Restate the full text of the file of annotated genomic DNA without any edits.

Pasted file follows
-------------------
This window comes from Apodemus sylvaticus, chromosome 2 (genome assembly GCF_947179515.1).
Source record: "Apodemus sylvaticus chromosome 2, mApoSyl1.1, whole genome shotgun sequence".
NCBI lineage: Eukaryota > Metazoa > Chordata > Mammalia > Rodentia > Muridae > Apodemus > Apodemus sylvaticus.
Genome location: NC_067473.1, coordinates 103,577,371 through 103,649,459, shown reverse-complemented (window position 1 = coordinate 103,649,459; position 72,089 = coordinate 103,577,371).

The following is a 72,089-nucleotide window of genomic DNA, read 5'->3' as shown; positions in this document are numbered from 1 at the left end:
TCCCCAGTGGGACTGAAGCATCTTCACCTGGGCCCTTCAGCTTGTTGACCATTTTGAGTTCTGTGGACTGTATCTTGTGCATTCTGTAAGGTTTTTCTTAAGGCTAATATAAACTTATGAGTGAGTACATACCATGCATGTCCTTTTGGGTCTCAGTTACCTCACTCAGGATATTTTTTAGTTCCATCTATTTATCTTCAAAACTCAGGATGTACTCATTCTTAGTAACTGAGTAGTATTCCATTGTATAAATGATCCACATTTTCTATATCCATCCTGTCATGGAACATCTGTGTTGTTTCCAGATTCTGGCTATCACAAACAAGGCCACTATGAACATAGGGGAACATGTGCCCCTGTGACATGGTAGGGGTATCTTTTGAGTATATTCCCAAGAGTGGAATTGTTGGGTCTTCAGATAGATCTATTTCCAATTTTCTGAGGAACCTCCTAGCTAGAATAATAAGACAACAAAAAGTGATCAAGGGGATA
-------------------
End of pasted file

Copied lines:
This window comes from Apodemus sylvaticus, chromosome 2 (genome assembly GCF_947179515.1).
Source record: "Apodemus sylvaticus chromosome 2, mApoSyl1.1, whole genome shotgun sequence".
NCBI lineage: Eukaryota > Metazoa > Chordata > Mammalia > Rodentia > Muridae > Apodemus > Apodemus sylvaticus.
Genome location: NC_067473.1, coordinates 103,577,371 through 103,649,459, shown reverse-complemented (window position 1 = coordinate 103,649,459; position 72,089 = coordinate 103,577,371).

The following is a 72,089-nucleotide window of genomic DNA, read 5'->3' as shown; positions in this document are numbered from 1 at the left end:
TCCCCAGTGGGACTGAAGCATCTTCACCTGGGCCCTTCAGCTTGTTGACCATTTTGAGTTCTGTGGACTGTATCTTGTGCATTCTGTAAGGTTTTTCTTAAGGCTAATATAAACTTATGAGTGAGTACATACCATGCATGTCCTTTTGGGTCTCAGTTACCTCACTCAGGATATTTTTTAGTTCCATCTATTTATCTTCAAAACTCAGGATGTACTCATTCTTAGTAACTGAGTAGTATTCCATTGTATAAATGATCCACATTTTCTATATCCATCCTGTCATGGAACATCTGTGTTGTTTCCAGATTCTGGCTATCACAAACAAGGCCACTATGAACATAGGGGAACATGTGCCCCTGTGACATGGTAGGGGTATCTTTTGAGTATATTCCCAAGAGTGGAATTGTTGGGTCTTCAGATAGATCTATTTCCAATTTTCTGAGGAACCTCCTAGCTAGAATAATAAGACAACAAAAAGTGATCAAGGGGATA